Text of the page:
The day my review of “Spinning into Butter” showed up in Style, I received an amazingly timely email at my University of Richmond email address. Here’s an excerpt:
“Dear Campus Community,
I was saddened to learn of a report early Sunday morning that students walking in the University Forest Apartments area around 1:00 a.m.witnessed a young white man wearing "a painted black face, a dreadlock wig, baseball cap, big pink lips, and aviator sunglasses." This example of "blackface"--when people wear black makeup in racist caricatures of African-Americans--represents a painful part of our nation's history and culture. It has no place on this campus.
As I've mentioned to students and parents nearly every time I've had the chance, the University of Richmond offers an opportunity to take intellectual risks, risks that we are only willing to take within the safety of our community. Dressing in blackface breaches that sense of trust. It threatens not just some of our members, but the inclusive community we work to secure every day. As a historian of race in America, I work in my classes and scholarship to understand the powerful destructive undertow of our past. As president, I work with colleagues across campus to ensure that our university becomes a more generous and fair-minded community.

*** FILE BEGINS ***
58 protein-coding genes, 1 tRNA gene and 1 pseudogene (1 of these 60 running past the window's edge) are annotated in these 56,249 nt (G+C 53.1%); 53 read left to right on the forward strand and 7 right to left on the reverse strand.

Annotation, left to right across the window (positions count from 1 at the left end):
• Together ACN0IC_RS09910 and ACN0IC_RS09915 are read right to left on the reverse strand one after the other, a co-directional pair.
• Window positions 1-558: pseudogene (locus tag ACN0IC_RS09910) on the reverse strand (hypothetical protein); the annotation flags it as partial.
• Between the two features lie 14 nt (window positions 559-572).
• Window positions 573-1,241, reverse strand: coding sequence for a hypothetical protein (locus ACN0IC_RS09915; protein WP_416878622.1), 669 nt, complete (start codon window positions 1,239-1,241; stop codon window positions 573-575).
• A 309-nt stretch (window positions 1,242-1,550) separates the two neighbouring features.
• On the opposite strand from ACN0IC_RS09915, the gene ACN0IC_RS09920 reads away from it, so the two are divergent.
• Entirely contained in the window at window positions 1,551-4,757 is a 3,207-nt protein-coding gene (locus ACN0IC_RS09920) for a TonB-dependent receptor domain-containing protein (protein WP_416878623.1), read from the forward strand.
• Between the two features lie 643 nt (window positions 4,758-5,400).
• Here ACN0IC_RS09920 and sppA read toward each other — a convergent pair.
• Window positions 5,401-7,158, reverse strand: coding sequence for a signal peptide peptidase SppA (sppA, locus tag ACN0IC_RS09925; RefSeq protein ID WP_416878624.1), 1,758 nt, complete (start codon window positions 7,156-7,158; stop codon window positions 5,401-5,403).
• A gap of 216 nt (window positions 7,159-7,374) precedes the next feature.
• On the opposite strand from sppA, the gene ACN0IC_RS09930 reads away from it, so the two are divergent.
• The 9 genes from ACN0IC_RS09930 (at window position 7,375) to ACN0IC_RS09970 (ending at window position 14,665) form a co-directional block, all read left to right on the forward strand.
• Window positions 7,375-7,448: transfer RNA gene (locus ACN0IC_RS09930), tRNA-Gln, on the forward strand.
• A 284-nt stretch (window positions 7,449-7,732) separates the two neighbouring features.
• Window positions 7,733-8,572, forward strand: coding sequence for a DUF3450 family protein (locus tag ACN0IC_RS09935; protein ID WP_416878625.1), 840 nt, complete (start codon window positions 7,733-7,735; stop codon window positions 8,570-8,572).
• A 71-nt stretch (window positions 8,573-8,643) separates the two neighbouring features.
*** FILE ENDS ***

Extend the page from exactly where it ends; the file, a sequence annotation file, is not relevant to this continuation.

At the University of Richmond, diversity and inclusion stand alongside learning as core institutional values. We all have a role to play in translating those values into meaningful action.”
The email was signed by University president Ed Ayers. I was tempted to reply and suggest he send another email encouraging every student to go see “Spinning into Butter.” Does theater address important issues of the day? I’d say the answer to that is pretty clear.